The existence, in Battlefront II, of entire planets that are chock full of civilians loyal to the Empire is a reminder that the Rebellion is one side of an actual war entailing massive losses of life on both sides, which later comes back around in The Last Jedi when we visit a giant casino full of arms dealers who profit from selling ships to both teams. We also have Benicio del Toro's self-serving rapscallion character in The Last Jedi, who demonstrates that taking a neutral stance is impossible, as your lack of action will still benefit one side – he is essentially what Han Solo would have been if he'd actually left with his reward instead of returning to help the Rebels at the end of A New Hope. But Han Solo came back. So Han Solo's alright.
This swing between the dark and the light is one of the more interesting things Star Wars can explore. Throughout the series there has been an emphasis on the universe existing with balance between the dark and the light, as only a Sith deals in absolutes, but the core stories of the movies focus heavily on the seductive power of the dark side (come to the dark side, we have cookies) and ostensibly good people being vulnerable to it because of things like wanting to use force lightning or your wife being pregnant. The wider Star Wars universe played with this concept more, especially in the older games like Knights of the Old Republic, where the character was a former Sith Lord with amnesia and the player chose between the light and the dark themselves from a point of relative neutrality. Unfortunately none of those count as canon anymore, even though Kyle Katarn is a stone cold rockstar and you can pry him from my cold, dead hands.
Though the original film trilogy does end with the last minute redemption of Darth Vader, the prequel trilogy from the 2000s spent three films plotting his gradual turn to the dark side. In The Force Awakens and The Last Jedi we see Kylo Ren struggling in the opposite direction: a Sith worrying that he will be seduced by the light (and the balance between Kylo and Rey in the new films lead many to believe that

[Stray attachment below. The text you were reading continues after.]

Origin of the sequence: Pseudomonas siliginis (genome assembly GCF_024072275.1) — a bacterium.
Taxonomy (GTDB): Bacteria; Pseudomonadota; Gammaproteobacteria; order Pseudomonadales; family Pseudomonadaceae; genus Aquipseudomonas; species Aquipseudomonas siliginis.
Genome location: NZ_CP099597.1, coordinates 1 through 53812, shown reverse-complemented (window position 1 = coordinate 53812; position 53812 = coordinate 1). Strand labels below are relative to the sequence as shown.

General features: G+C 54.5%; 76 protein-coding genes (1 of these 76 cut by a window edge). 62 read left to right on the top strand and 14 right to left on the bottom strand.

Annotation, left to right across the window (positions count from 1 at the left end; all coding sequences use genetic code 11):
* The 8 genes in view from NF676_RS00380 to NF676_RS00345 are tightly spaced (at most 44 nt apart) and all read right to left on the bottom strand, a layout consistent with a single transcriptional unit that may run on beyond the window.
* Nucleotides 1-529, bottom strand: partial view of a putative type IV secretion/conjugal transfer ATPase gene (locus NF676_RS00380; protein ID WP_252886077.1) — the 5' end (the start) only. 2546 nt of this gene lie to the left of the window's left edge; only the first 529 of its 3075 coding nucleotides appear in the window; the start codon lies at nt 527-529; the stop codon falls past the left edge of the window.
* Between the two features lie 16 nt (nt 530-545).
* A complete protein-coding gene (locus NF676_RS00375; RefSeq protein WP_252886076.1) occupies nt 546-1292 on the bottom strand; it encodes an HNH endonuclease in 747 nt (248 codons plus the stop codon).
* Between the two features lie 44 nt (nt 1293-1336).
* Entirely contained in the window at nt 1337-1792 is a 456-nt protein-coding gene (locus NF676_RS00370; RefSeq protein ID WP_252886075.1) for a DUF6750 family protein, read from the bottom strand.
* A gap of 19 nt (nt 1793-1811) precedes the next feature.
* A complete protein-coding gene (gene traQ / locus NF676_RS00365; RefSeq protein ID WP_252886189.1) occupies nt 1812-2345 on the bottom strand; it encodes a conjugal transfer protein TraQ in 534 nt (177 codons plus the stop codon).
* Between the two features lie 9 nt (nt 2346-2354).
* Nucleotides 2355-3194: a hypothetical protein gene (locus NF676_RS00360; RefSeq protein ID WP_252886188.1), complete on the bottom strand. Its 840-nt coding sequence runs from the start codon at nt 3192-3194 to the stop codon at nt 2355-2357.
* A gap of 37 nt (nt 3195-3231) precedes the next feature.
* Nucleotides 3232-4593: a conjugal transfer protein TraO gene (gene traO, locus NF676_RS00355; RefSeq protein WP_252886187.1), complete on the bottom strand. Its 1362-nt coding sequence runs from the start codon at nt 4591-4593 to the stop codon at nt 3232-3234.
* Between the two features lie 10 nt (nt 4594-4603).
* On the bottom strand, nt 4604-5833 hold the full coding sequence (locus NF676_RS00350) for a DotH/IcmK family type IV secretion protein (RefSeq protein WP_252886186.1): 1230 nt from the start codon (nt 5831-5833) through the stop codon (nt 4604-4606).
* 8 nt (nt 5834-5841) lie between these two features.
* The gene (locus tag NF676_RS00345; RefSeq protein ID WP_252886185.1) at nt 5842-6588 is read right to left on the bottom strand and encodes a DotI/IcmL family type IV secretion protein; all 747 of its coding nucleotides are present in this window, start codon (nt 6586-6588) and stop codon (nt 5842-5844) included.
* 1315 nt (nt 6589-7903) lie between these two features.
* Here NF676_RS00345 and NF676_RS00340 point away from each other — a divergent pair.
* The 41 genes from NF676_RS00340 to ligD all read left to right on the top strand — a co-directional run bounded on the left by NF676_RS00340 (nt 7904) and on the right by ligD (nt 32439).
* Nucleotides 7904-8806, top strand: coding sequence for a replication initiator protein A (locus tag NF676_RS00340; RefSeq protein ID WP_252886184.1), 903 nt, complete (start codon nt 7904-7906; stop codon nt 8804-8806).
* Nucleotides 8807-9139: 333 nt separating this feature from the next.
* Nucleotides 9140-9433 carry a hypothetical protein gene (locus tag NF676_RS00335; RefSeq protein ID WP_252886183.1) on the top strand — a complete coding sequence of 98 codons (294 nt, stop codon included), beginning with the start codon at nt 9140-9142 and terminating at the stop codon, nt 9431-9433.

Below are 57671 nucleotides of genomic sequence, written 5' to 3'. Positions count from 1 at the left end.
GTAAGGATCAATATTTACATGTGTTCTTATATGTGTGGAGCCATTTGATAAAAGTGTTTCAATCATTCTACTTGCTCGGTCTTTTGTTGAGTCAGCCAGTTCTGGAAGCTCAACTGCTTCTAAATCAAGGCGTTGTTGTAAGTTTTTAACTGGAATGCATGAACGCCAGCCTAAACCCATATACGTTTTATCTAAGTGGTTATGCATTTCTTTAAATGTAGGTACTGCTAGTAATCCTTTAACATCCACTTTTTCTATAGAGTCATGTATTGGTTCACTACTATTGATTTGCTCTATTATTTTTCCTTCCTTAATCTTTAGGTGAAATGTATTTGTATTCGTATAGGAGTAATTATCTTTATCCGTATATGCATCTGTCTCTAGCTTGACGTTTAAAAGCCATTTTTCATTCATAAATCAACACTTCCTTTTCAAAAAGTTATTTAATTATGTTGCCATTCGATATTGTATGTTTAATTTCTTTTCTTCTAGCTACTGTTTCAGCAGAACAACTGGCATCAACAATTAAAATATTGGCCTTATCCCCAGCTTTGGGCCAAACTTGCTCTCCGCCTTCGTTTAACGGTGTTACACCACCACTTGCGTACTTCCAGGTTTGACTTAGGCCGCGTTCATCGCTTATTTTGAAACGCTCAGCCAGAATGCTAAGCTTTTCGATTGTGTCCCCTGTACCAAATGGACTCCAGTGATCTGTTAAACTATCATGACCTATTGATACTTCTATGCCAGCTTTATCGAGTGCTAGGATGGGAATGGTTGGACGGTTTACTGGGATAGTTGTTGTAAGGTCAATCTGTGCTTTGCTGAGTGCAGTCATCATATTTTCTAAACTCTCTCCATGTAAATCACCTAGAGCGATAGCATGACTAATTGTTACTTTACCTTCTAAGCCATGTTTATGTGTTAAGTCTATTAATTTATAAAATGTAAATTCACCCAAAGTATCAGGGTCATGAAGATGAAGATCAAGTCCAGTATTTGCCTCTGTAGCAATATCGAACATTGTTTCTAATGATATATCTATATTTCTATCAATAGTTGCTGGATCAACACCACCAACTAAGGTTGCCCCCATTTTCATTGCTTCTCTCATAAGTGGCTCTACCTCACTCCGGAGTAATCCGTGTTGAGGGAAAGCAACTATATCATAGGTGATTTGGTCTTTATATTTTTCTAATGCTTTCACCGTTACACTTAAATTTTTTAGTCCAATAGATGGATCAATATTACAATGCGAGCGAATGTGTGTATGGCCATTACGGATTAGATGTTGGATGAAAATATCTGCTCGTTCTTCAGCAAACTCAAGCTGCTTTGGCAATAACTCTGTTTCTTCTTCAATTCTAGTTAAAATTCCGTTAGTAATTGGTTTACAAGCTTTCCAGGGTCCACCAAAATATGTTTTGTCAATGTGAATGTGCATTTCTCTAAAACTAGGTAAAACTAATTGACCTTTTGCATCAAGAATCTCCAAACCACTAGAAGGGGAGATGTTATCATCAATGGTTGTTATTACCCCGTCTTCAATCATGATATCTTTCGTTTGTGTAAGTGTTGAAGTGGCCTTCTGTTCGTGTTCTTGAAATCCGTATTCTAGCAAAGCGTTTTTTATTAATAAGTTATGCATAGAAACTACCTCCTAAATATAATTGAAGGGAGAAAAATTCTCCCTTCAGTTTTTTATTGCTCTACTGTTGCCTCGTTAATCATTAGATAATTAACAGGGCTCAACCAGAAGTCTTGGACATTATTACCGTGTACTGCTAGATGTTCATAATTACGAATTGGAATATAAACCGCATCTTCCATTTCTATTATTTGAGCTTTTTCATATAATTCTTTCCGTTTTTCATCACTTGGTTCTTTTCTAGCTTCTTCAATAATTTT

they're totally gonna smooch in the next film the concept of Grey jedi, force users who are balanced between light and dark without surrendering to the dark side, will soon be introduced to the mainstream Star Wars audience).
The Battlefront II campaign positions the journey of one regular, not-space-magical person from dark to light as its central point, and makes the player go through that journey too. You begin the game fighting and killing rebel troops and only switch sides after the Empire destroys one of their own loyal planets with a giant weather machine. Iden and subordinate-turned-future-husband Del could have left the conflict entirely, but chose to stay and fight for the Rebels to try and make up for the damage they did whilst fighting for the Empire. It cements the idea that redemption is possible for some, as well as impossible for others.
30 years after the Battle of Jakku, Iden is pulled into the reignited conflict against the First Order, this time with her daughter Zay, reflecting the series' ongoing obsession with family: the abandoned Rey's belief her parents will return for her, the force power passed through the Skywalker line, and Kylo Ren's fixation on his grandfather. This loops back neatly to Iden's relationship with her own father, who died at Jakku as his ship crashed into the planet and lamented to Iden that he dedicated his life to an Empire that was, in the end, flawed: in his estimation it's right that he should go down with his ship.
In the second chunk of the Battlefront II story, which is named Resurrection, Del and Iden are both killed by their former Inferno Squad teammate Gideon Hask, who remained rigidly loyal to the empire, but not before Iden kills him too, allowing Zay to survive. The Inferno Squad loop closes itself, killing the past but allowing something new to be built, as Zay escapes to continue the Resistance using everything she learned from her parents. Which was basically the entire point of The Last Jedi.
It's rather clever, and is why the strange interim missions, where you play as an established Star Wars hero rather than Iden, feel extra awkward and out of place, as a fresh Star Wars story that looks intelligently into the future is dragged down by the anchor of nostalgia. In that sense the Battlefront II story might not be the Star Wars game we all wanted, but could be the one we deserve.